Jane Patterson, Parliamentary Chief Reporter - email@example.com
Revelations of mass spying in the Pacific reignite the cat and mouse game over New Zealand's spy agencies that dominated last year's general election.
The characters are the same - Nicky Hager, Edward Snowden and John Key - and the allegations similar, that the New Zealand Government is carrying out mass surveillance, in contravention of domestic law.
Last year the 'Moment of Truth', sponsored by the flamboyant founder of the Internet Party Kim Dotcom, failed to deliver the promised king hit against the Government, in the week leading up to the September election.
US National Security Agency whistleblower Edward Snowdon told the gathered audience, via video link from Russia, the NSA was already operating in New Zealand out of a facility in Auckland and one further north.
Furthermore, he said agencies could access masses of information was through a tool called XKeyscore.
Mr Hager has now resurfaced after working with the Intercept news site, which holds the Snowdon documents.
He claimed New Zealand has been carrying out mass surveillance on its closest regional allies around the Pacific.
The Prime Minister's first reaction was to dismiss the authenticity of the documents to discredit the source of the claims, a tactic employed before the election campaign.
As before the last election, John Key will once again be relying on public apathy to avoid having to deal with a huge backlash from the electorate, even if it is shown New Zealand agencies have either been pushing the boundaries of their mandate, or have been straight out in breach of the law.
True to form he has once again come out all guns blazing, dismissing the claims as untrue and inaccurate.
The fact these claims relate to the actions of New Zealand's security and intelligence agencies provides a handy cover to refuse to talk about operational details - that is the actions the Government Communications Security Bureau (GCSB) is taking, against whom, and where.
New Zealanders are therefore being asked to trust in the oversight mechanisms that have not engendered a great deal of confidence in the past, the Inspector General of Security and Intelligence, and Parliament's Intelligence and Security Committee headed by ... John Key.
Another aspect is that this concerns some of New Zealand's closest regional allies and neighbours.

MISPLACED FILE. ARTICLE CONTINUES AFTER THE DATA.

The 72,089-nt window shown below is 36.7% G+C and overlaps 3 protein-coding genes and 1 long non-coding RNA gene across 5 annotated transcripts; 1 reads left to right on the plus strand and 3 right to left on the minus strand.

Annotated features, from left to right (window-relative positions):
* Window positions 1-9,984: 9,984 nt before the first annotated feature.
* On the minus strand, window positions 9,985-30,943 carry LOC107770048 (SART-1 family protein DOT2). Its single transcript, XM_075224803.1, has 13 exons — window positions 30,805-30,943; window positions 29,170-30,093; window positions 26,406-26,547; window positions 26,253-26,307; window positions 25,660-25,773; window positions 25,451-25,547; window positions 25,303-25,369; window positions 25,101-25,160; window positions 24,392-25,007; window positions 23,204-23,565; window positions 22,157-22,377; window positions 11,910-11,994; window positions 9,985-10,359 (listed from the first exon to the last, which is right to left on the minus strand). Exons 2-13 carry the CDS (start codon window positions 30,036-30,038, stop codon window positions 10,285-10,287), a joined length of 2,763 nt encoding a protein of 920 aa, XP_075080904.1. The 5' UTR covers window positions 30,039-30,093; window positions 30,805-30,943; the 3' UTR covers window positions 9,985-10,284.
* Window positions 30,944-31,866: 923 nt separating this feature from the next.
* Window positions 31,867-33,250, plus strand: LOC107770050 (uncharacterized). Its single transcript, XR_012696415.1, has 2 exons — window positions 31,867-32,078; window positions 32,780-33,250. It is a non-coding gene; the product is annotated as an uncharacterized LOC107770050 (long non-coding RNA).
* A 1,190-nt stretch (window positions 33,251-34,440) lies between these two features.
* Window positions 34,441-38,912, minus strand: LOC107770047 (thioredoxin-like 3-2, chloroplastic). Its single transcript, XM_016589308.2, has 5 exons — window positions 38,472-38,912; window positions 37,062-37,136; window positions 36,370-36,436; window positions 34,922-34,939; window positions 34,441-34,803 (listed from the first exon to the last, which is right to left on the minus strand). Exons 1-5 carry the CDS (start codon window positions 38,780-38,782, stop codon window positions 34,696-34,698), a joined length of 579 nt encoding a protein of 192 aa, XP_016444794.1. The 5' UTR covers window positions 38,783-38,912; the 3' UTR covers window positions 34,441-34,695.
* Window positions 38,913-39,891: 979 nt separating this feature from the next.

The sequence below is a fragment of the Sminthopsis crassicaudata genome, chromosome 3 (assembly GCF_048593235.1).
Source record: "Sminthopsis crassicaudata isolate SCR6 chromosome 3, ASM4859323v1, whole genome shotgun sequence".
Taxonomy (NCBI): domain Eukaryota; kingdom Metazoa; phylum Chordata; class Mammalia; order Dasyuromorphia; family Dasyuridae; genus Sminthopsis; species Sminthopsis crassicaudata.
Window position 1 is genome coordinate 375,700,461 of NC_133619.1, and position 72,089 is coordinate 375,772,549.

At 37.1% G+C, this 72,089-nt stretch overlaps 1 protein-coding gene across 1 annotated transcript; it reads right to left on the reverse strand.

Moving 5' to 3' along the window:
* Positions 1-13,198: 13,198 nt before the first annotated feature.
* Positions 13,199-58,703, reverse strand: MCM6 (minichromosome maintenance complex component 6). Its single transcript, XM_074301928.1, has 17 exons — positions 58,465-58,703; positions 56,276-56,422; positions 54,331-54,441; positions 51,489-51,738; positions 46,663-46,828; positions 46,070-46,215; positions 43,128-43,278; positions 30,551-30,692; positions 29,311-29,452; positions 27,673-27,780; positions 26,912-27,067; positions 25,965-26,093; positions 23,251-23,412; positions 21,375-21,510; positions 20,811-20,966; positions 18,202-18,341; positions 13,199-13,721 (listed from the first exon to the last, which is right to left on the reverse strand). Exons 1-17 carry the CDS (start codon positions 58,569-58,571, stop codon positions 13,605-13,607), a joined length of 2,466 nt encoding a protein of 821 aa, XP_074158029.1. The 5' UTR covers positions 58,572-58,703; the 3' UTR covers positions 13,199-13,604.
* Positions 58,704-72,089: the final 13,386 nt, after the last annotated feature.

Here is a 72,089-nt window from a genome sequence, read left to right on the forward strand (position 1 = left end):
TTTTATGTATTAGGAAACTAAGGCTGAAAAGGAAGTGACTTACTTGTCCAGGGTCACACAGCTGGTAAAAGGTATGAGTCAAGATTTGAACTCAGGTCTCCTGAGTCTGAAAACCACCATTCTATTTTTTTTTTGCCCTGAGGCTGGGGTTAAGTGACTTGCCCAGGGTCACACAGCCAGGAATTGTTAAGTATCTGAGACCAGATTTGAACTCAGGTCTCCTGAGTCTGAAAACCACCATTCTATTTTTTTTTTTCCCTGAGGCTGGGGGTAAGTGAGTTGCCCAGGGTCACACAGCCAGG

One initial reaction was that everyone spies on everyone else and this really comes as no surprise.
What is more tricky for the Government is that specific information has become public, and the various countries involved then come under pressure to respond accordingly.
It has already been wryly noted that New Zealand campaigned for its place on the United Nations Security Council (UNSC) on its stated merits of having an independent foreign policy and because of its strict adherence to international and domestic laws.
The countries that are now allegedly on the wrong side of mass surveillance were some of New Zealand's strongest backers in its UNSC campaign.
Then there is the legality of what has been going on.
The GCSB is a foreign intelligence agency and is not supposed to carry out surveillance on New Zealand citizens, except under very specific circumstances and under warrant.
Greens co-leader Russel Norman was blunt, saying because New Zealanders communicate with people in the Pacific, live and work in the Pacific, and that people in the Cook Islands, Niue and Tokelau have New Zealand citizenship, the GCSB has been acting illegally.
The United Future Party and the Labour Party were somewhat more circumspect, saying it was not clear exactly what mandate the GCSB has been operating under; noting however that is a problem in itself.
One of New Zealand's closest Pacific neighbours is Samoa.
Its Prime Minister Tuilaepa Aiono Sailele Malielegaoi was unfazed by the accusations saying he had not had time to have a good look at what was being alleged.
Even if they were true, he said, spying is just part of the usual diplomatic game, where diplomats are the eyes and ears for their governments on the ground.
He said there was nothing secret in what his government communicates to other governments, and having it picked up by spy agencies just increases that transparency.
And the possibility all of the communications between members of the general public failed to move Prime Minister Tuilaepa beyond a somewhat contemplative response.
"I do not know what country would waste its resources listening to Tom, Dick, and Harry. It would be far-fetched to think that a spy agency in any country would waste their resources doing that kind of thing to Samoa."
Prime Minister Tuilaepa said he was in no hurry to get in touch with his New Zealand counterparts, saying it was not an immediate priority.
His response may well be reflected in the public mood back in New Zealand, where people have heard much of the same theme before.
Will the public get too worked up about these latest revelations? Probably not.
Should they? Probably.